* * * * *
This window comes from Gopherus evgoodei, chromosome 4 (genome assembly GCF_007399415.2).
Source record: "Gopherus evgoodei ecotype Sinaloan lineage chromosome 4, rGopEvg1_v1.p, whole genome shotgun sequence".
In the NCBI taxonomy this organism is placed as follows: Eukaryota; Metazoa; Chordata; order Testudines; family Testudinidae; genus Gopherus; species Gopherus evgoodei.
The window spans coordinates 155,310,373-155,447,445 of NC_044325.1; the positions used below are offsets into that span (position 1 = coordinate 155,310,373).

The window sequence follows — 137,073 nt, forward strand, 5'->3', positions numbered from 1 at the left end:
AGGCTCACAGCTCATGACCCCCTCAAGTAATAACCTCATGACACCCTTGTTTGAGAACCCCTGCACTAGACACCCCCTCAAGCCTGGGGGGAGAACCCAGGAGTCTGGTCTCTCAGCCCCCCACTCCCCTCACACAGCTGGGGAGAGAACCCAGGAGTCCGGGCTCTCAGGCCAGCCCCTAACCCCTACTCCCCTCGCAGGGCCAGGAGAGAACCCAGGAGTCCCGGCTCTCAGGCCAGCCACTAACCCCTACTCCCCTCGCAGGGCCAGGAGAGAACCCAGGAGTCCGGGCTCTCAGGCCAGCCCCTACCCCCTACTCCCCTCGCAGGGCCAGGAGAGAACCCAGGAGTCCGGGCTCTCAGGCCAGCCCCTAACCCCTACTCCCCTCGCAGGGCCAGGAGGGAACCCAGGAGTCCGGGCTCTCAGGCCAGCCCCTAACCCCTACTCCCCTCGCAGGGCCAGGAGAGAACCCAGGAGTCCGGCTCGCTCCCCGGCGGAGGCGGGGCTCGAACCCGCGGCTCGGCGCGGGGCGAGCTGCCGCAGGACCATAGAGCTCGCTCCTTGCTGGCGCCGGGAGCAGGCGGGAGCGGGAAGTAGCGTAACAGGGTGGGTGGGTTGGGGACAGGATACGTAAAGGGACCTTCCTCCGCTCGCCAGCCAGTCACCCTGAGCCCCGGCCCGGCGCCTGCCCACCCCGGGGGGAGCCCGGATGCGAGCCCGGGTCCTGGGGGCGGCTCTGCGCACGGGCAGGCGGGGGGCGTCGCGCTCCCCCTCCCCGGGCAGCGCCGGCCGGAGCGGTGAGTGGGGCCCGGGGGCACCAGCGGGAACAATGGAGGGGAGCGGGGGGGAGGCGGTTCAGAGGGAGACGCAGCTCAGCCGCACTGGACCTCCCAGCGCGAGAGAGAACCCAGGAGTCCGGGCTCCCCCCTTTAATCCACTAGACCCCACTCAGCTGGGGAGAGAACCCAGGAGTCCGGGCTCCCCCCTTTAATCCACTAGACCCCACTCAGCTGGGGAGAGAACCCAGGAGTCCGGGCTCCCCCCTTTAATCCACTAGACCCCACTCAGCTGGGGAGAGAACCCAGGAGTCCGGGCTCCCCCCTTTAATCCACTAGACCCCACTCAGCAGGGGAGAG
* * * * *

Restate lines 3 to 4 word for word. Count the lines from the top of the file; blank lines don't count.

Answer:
In the NCBI taxonomy this organism is placed as follows: Eukaryota; Metazoa; Chordata; order Testudines; family Testudinidae; genus Gopherus; species Gopherus evgoodei.
The window spans coordinates 155,310,373-155,447,445 of NC_044325.1; the positions used below are offsets into that span (position 1 = coordinate 155,310,373).